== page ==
As an author you might have asked about sites that are good for advertising your book on, and so have I.
But before you just skip to the bottom to see the list of sites, there are a couple really important caveats that are critical for you to understand first.
I’ve done a moderate amount of advertising recently and wanted to share the results so you could benefit.
Obviously, all these book-advertising sites are not created equally. Some are free, some are paid. So here’s my philosophy on paying for ads.
If there is a fee involved, my main interest is to know how many email subscribers they claim to have. Notice I said email subscribers, not how many Twitter or Facebook followers.
It’s not that social media channels don’t have value in terms of advertising your book, but I am a firm believer in the actual statistics, the data, I’ve seen that compares email vs. social media for advertising effectiveness.
Email outscores social media by a factor of ten. That’s right, 10X. So I find it nice that an advertiser will put my book on their social networks, but it’s the email list I want to be seen on.
Here’s another caveat that is really important- how do you know if an advertisement was effective or not?
One might think that it would be a simple thing to find out, but keep in mind, 95% of the sites that you advertise with will only allow you to send readers to a major retailer like Amazon, B & N, Kobo, etc.
They won’t let you create an ad that points to your own website (where it might be easier to determine where the reader came from).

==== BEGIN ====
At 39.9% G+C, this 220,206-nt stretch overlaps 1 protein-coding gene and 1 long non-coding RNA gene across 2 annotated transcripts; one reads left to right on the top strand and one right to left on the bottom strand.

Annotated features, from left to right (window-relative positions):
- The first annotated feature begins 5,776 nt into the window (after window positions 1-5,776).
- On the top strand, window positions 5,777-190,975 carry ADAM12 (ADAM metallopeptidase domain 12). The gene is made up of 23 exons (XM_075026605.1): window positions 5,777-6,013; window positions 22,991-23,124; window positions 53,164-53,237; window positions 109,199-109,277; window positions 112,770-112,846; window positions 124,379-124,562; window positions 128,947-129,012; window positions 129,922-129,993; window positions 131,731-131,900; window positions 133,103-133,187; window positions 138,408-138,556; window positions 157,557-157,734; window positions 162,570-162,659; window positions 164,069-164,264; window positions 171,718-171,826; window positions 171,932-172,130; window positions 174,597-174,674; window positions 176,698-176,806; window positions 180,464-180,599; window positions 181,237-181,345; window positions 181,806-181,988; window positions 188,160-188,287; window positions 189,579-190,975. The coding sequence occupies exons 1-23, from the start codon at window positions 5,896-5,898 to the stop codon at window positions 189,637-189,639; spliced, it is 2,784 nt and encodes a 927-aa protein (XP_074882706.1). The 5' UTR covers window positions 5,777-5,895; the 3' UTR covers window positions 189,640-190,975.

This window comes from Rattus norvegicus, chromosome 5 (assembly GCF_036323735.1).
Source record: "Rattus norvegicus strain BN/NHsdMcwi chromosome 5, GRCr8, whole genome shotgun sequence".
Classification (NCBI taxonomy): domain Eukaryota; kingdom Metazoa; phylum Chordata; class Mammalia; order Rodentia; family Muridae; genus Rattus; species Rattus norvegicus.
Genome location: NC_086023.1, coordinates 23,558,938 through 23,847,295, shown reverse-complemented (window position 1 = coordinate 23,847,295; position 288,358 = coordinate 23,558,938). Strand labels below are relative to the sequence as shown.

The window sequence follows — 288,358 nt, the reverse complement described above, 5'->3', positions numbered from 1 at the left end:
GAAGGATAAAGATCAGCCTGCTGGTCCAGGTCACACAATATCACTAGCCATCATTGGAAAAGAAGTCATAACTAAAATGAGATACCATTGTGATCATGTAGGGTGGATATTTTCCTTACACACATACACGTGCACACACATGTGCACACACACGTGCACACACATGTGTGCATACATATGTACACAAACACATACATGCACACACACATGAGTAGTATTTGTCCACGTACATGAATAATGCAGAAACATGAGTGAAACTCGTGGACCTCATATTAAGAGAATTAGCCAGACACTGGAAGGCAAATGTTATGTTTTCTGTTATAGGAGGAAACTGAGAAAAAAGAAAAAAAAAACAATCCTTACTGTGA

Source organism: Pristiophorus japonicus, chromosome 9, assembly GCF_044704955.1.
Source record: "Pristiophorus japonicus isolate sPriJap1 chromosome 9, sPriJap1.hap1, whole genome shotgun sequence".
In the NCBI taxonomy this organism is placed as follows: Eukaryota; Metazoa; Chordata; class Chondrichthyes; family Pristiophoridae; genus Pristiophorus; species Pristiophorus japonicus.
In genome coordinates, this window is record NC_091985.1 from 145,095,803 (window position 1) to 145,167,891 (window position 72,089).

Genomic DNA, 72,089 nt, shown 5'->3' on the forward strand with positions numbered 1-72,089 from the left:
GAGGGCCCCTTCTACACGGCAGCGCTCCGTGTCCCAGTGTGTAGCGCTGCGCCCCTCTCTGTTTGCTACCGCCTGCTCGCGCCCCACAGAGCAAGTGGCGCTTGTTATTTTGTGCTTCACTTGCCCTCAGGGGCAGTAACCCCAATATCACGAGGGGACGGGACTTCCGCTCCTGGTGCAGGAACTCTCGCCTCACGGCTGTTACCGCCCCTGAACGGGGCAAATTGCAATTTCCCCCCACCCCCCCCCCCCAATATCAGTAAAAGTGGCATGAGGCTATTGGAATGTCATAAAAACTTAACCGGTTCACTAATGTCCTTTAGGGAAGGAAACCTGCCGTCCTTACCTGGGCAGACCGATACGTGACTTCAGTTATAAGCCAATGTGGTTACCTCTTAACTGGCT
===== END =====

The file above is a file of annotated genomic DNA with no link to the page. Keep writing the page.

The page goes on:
Let’s look at an example: if you had two ads hit on the same day, and you see a spike in sales on Amazon, how do you know which one was better?
Answer- you don’t. Amazon won’t tell you that information.
So you have two ways to go about advertising.
1- you can spread your ads so that they hit a few days apart. This will give you a fairly good idea which ad was responsible for how many new sales.
2- But keep in mind, it’s often advantageous to have all your ads hit on the same day. That’s because it will drive a large number of sales all at the same time, which in turn pushes your book onto a top 100 list, where it will receive more eyeballs.
You might want to try method #1 the first month so you can gather data about which ads worked best, then method #2 after that.
Here are places I’ve advertised, and data about how well the ad did, if I could tell. (Note that I am advertising book 1 in my series Spy Thriller: The Fourteenth Protocol, which is permafree)
BookBub– you should always, always try to get an ad on this site, but it’s very tough. Only 20% get accepted, and who knows why they were chosen. $500+. I haven’t gotten on here yet, but maybe one day. The sales spike is tremendous.
Freebooksy.com- $85. Or try their sister site Bargainbooksy. Very worthwhile.
ManyBooks.net- $25. Obtained 500 downloads.
ReadingDeals.com- Free or $15 guaranteed option. I tried both. The free worked great. Obtained 389 downloads.
RobinReads.com- $30. Obtained 1487 downloads.
NoiseTrade Books- $75. Did not feel this was worth it. It’s not focused on readers enough. It’s a good idea to list your book here though (free).
Some others that have come from authors who highly recommend them:
Sweet Free Books– $7